Pack your ammo in plastic ammo boxes or other partitioned boxes designed for ammo so it is not loose. This applies to both inert/fired items and live ammo since some inspectors cannot tell the difference between live ammo and dummies (particularly true when leaving the US). And, tape a label on each box of inert/fired rounds clearly stating that it the items are inert and do not contain powder and that the primer is inert. Live ammo should also be labelled as such. I always put a copy of all my permits in the bag with the ammo, inert or live.

Get a letter or something written from your local Sheriff or Chief of Police stating that you do not require a permit to own ammunition. I have gotten a concealed carry permit which works well. About every second or third visit I am asked for my authorization to carry ammunition. On my ATF Form 6, in block 10, I clearly state that the ammo I am importing is for my personal use and explain that I am a collector and ammunition researcher and write articles and books. That satisfies the ATF, TSA and other European authorities.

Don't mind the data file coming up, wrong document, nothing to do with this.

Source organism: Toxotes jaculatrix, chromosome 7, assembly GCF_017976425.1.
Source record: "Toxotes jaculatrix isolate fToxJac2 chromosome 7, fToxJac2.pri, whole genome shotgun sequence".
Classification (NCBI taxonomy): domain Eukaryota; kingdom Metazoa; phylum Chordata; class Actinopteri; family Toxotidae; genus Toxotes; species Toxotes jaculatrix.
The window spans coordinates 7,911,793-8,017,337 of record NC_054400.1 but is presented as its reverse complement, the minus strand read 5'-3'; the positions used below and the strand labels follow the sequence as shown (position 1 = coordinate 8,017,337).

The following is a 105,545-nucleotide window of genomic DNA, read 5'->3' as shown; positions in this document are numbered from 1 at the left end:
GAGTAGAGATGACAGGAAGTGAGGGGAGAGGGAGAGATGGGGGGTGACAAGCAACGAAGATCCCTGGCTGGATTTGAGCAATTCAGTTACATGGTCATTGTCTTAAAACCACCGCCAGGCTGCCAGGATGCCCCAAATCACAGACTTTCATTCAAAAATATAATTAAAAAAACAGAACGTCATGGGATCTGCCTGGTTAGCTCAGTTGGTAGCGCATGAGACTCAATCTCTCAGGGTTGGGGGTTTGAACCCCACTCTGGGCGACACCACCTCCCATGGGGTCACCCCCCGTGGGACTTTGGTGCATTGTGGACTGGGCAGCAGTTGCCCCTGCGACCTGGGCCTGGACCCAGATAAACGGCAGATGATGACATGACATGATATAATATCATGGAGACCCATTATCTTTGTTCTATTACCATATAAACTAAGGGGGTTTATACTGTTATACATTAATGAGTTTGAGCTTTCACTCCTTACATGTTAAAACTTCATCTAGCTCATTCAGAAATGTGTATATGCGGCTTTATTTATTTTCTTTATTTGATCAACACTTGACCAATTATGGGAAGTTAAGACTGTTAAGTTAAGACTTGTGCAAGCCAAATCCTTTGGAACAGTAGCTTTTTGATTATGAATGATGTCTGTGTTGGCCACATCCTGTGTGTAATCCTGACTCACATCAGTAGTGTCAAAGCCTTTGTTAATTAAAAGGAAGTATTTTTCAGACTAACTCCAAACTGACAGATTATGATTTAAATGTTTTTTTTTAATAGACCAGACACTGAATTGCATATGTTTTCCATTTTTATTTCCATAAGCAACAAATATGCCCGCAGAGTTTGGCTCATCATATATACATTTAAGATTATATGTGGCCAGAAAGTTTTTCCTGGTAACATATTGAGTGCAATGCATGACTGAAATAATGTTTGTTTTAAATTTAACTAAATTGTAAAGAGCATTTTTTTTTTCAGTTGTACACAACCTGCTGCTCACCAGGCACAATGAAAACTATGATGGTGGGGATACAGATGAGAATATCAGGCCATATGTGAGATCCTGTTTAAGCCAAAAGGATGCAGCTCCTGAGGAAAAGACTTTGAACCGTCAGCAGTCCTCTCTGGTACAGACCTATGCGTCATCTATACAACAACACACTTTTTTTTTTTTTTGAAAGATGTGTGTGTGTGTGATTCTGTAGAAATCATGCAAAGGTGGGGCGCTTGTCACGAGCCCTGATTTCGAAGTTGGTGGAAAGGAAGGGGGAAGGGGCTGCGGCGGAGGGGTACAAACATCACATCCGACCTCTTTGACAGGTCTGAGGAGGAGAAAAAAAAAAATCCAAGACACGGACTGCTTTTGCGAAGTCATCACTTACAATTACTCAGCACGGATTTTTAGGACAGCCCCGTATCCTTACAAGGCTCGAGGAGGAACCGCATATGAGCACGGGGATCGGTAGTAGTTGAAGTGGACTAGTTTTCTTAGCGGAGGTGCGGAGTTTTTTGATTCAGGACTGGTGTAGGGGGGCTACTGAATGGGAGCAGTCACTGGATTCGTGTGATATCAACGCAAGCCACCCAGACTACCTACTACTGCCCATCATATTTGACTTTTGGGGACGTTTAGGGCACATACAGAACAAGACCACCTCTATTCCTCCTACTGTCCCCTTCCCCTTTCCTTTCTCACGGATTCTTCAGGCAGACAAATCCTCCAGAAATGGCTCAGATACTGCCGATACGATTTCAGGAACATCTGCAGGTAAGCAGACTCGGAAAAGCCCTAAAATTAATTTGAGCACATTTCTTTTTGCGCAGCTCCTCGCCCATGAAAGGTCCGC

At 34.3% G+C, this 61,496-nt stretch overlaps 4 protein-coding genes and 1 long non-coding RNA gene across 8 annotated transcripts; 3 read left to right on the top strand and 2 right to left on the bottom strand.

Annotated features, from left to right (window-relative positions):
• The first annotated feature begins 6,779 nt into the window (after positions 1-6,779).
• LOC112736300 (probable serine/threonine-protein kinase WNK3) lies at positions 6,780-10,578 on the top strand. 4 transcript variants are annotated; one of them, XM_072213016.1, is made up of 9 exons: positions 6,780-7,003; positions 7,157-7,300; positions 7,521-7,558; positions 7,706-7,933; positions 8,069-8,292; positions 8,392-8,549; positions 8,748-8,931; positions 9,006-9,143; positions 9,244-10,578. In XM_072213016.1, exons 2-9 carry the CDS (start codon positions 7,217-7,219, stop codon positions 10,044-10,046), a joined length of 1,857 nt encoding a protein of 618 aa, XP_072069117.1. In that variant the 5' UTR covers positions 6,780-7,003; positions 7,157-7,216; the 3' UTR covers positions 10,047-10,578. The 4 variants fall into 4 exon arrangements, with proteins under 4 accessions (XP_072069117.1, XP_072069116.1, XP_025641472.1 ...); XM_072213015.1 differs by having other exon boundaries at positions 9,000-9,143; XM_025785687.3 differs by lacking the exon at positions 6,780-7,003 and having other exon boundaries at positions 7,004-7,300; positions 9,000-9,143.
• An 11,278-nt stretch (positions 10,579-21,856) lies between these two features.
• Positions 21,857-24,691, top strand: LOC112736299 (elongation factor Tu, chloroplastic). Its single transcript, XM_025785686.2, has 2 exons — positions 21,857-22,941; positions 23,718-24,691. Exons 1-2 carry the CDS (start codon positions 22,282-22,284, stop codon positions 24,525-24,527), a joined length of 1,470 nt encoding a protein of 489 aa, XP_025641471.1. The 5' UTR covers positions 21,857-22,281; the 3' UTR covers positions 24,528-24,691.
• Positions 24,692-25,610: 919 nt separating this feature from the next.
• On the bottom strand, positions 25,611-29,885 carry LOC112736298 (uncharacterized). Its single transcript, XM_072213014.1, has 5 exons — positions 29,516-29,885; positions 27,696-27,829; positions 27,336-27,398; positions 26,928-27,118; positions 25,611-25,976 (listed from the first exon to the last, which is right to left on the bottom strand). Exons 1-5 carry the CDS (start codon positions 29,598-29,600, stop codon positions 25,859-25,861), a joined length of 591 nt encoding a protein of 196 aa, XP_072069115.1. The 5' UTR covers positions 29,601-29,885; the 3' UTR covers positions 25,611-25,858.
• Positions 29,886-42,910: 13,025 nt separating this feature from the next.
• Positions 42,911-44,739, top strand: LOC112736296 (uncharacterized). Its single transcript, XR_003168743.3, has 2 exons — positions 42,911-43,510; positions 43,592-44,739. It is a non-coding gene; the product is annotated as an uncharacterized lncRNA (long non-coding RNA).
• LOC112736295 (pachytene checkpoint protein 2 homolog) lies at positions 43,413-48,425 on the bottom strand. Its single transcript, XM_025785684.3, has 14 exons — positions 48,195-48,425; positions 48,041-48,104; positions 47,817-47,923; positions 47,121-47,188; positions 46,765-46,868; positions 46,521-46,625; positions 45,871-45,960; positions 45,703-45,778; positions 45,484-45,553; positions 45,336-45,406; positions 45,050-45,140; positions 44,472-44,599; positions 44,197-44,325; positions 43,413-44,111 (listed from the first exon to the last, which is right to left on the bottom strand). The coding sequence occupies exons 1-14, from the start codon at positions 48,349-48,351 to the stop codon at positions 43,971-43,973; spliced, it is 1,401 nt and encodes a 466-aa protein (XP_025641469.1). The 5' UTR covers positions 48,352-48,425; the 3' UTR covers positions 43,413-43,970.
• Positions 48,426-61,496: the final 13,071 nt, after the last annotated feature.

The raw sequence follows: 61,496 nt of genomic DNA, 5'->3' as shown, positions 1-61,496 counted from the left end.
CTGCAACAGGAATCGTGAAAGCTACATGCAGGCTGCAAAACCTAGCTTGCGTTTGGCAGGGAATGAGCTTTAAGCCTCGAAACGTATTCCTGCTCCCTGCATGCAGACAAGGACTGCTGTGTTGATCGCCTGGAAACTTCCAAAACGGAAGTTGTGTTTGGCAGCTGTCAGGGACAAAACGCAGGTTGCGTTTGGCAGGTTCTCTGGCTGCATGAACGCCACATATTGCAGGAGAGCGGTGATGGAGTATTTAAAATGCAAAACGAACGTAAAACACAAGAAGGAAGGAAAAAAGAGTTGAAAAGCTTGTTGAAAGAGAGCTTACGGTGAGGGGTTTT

Never violate the weight restrictions of 5Kg per person.

Always declare your live ammo when you go through customs. In the US, Customs has told me that with an approved form 6 for import (not a form 6 (nia) for non citizens) there is no requirement to declare the ammo, but I tell them anyway.

Keep some phone numbers as I mentioned above just in case something gets messed up. I have never had to actually use mine.